“Ye monsters of the bubbling deep, Your Master’s praises spout; Up from the sands ye coddlings peep, And wag your tails about.” Believe it or not that was a stanza from a popular hymn at the turn of the 18th century. We can thank Isaac Watts that we do not sing hymns with stanzas like this anymore!
The story goes that one Sunday after church, the eighteen-year-old Isaac complained to his father about the slow, monotonous, way Christians sang in English-speaking churches. At the time, congregational singing was a ponderous affair. A Deacon or Clerk would first read the verse that was going to be sung, followed by the droning of the congregation—usually without benefit of musical instruments. It was called lining-out. Thus the singing of a long psalm could become extremely tedious with every line of every stanza being repeated twice. It was hardly satisfying or spiritually edifying to sing in such a fragmented way.
All they sang were Old Testament psalms, and hymns that young Isaac termed “deplorable.” Isaac’s father, a leading deacon in the church, snapped back, “Well then, young man, why don’t you give us something better to sing?” By the next Sunday, Watts had produced his first hymn. The hymn was such a success with the congregation, that for the next two years, he wrote a new hymn for every Sunday. By the time he died, he had over six hundred hymns to his credit! He truly deserves the title The Father of English Hymnody. One church historian said we ought to instead call him “the liberator of the English hymn.” Not only did he produce superlative examples of his new approach to congregational song, he also opened the way for others to follow. His hymns quickly became popular throughout England, and for American Presbyterians and Congregationalists his psalms and hymns were almost the only songs they sang in their worship.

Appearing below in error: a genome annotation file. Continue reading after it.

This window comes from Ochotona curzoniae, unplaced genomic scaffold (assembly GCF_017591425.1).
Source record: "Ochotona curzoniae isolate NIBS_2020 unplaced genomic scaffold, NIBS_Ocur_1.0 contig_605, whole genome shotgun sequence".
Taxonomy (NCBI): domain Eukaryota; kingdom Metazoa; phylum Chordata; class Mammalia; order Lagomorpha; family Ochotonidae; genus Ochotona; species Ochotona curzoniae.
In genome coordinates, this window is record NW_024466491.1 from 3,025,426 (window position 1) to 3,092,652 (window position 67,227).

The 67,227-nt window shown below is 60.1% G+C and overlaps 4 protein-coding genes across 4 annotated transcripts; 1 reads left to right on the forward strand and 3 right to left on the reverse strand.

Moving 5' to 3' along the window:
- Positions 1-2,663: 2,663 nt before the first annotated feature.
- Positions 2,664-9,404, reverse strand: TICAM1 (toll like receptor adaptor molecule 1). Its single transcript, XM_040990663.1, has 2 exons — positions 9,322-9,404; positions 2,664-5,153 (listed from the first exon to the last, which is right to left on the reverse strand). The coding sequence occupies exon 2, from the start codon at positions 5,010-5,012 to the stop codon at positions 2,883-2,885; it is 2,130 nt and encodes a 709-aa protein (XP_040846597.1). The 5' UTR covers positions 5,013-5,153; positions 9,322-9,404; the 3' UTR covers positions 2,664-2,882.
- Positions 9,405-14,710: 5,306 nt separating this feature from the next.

If Isaac Watts were alive today and we could test his IQ level he would probably register off the charts. At the age of four he was learning Latin and by the age of nine had learned Greek. By the age of 11 he had added French to his list of languages., and by the age of 13 Hebrew. He was also a student of theology and philosophy. Even as a child he had a passion for poetry and rhyming in such mundane things as everyday conversation. It kinda drove family and friends nuts. At one point, his serious minded father, after several warnings, decided to spank the rhyming nonsense out of his son. After the spanking a tearful Isaac replied to his father:
‘Oh father do some pity take,
and I will no more verses make.’
It seems that verse just flowed from Isaac Watts.
Many of the hymns that Watts wrote—including When I Survey the Wondrous Cross—were controversial among the churches of his day. It was the practice of that era to put the Psalms to music, and it was considered blasphemous to sing anything other than the Psalms. The controversy was the “worship war” of that day, and divided congregations just as the “worship wars” of our day are dividing congregations between contemporary and traditional worship styles.